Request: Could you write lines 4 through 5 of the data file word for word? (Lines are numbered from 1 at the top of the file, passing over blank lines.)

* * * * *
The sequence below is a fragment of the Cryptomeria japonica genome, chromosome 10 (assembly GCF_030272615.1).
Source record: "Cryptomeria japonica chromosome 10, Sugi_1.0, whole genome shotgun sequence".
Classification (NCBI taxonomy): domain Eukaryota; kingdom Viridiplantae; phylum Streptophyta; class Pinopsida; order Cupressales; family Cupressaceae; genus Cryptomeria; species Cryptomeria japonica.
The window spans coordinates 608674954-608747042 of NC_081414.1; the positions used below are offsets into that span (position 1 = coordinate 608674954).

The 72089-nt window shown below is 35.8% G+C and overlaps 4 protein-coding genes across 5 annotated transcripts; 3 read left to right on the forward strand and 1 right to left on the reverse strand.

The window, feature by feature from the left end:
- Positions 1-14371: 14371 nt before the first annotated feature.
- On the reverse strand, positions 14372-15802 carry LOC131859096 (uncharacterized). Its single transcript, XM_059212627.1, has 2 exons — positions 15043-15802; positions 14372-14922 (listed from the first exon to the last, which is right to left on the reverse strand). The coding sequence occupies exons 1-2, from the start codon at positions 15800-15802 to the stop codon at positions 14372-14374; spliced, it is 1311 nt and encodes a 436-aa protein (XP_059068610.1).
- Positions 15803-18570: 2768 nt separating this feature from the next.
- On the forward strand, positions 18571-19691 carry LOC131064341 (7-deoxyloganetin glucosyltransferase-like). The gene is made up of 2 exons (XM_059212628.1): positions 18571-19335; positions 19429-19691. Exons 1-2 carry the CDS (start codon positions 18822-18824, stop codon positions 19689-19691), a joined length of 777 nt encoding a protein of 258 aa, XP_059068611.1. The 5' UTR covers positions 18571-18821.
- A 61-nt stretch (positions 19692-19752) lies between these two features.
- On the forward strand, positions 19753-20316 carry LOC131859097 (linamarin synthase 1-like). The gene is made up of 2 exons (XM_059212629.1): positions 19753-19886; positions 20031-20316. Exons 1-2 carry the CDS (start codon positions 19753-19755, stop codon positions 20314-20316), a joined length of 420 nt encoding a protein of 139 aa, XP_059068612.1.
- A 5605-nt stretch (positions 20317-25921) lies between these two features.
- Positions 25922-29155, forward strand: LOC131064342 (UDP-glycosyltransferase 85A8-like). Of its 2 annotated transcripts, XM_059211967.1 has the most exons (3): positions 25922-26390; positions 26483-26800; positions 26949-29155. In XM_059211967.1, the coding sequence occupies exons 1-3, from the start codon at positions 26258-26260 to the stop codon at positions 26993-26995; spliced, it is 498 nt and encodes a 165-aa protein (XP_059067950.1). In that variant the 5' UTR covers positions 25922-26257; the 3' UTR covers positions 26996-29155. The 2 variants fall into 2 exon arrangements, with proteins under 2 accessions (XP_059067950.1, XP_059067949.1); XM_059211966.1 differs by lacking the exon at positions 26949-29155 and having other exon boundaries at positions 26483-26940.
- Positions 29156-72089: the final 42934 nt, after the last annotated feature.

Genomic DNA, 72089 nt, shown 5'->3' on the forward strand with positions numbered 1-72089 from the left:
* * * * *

The window spans coordinates 608674954-608747042 of NC_081414.1; the positions used below are offsets into that span (position 1 = coordinate 608674954).

The 72089-nt window shown below is 35.8% G+C and overlaps 4 protein-coding genes across 5 annotated transcripts; 3 read left to right on the forward strand and 1 right to left on the reverse strand.